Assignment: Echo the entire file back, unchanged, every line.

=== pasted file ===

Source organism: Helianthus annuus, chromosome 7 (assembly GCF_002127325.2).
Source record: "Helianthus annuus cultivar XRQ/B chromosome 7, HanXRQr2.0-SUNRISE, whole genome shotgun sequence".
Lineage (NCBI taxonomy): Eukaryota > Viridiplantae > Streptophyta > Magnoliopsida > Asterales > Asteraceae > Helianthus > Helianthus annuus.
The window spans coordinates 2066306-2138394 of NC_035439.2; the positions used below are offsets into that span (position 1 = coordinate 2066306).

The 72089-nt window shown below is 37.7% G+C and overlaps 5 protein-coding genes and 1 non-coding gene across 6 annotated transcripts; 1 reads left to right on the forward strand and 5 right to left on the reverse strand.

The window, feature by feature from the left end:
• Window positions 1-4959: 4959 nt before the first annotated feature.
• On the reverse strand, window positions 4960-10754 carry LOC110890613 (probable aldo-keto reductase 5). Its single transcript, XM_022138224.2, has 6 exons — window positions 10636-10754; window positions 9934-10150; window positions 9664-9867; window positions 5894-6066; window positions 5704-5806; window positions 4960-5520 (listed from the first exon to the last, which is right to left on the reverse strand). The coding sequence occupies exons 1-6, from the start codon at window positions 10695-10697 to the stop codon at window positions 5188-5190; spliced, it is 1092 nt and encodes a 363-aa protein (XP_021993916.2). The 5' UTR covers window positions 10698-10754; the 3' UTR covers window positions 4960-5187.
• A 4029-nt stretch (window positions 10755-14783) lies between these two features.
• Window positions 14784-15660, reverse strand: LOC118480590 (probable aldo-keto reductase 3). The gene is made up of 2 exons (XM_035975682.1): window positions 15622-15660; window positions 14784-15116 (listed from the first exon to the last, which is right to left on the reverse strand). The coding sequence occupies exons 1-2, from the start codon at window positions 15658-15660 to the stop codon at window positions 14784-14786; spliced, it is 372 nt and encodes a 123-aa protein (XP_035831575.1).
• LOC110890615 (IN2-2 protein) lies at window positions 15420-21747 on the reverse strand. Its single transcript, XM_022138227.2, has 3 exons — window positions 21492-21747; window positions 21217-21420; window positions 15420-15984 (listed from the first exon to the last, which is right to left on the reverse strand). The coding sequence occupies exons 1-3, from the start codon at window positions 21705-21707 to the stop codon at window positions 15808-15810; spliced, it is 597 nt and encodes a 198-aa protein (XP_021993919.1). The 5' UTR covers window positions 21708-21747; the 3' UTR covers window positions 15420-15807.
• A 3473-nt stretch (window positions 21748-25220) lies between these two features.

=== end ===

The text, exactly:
Source organism: Helianthus annuus, chromosome 7 (assembly GCF_002127325.2).
Source record: "Helianthus annuus cultivar XRQ/B chromosome 7, HanXRQr2.0-SUNRISE, whole genome shotgun sequence".
Lineage (NCBI taxonomy): Eukaryota > Viridiplantae > Streptophyta > Magnoliopsida > Asterales > Asteraceae > Helianthus > Helianthus annuus.
The window spans coordinates 2066306-2138394 of NC_035439.2; the positions used below are offsets into that span (position 1 = coordinate 2066306).

The 72089-nt window shown below is 37.7% G+C and overlaps 5 protein-coding genes and 1 non-coding gene across 6 annotated transcripts; 1 reads left to right on the forward strand and 5 right to left on the reverse strand.

The window, feature by feature from the left end:
• Window positions 1-4959: 4959 nt before the first annotated feature.
• On the reverse strand, window positions 4960-10754 carry LOC110890613 (probable aldo-keto reductase 5). Its single transcript, XM_022138224.2, has 6 exons — window positions 10636-10754; window positions 9934-10150; window positions 9664-9867; window positions 5894-6066; window positions 5704-5806; window positions 4960-5520 (listed from the first exon to the last, which is right to left on the reverse strand). The coding sequence occupies exons 1-6, from the start codon at window positions 10695-10697 to the stop codon at window positions 5188-5190; spliced, it is 1092 nt and encodes a 363-aa protein (XP_021993916.2). The 5' UTR covers window positions 10698-10754; the 3' UTR covers window positions 4960-5187.
• A 4029-nt stretch (window positions 10755-14783) lies between these two features.
• Window positions 14784-15660, reverse strand: LOC118480590 (probable aldo-keto reductase 3). The gene is made up of 2 exons (XM_035975682.1): window positions 15622-15660; window positions 14784-15116 (listed from the first exon to the last, which is right to left on the reverse strand). The coding sequence occupies exons 1-2, from the start codon at window positions 15658-15660 to the stop codon at window positions 14784-14786; spliced, it is 372 nt and encodes a 123-aa protein (XP_035831575.1).
• LOC110890615 (IN2-2 protein) lies at window positions 15420-21747 on the reverse strand. Its single transcript, XM_022138227.2, has 3 exons — window positions 21492-21747; window positions 21217-21420; window positions 15420-15984 (listed from the first exon to the last, which is right to left on the reverse strand). The coding sequence occupies exons 1-3, from the start codon at window positions 21705-21707 to the stop codon at window positions 15808-15810; spliced, it is 597 nt and encodes a 198-aa protein (XP_021993919.1). The 5' UTR covers window positions 21708-21747; the 3' UTR covers window positions 15420-15807.
• A 3473-nt stretch (window positions 21748-25220) lies between these two features.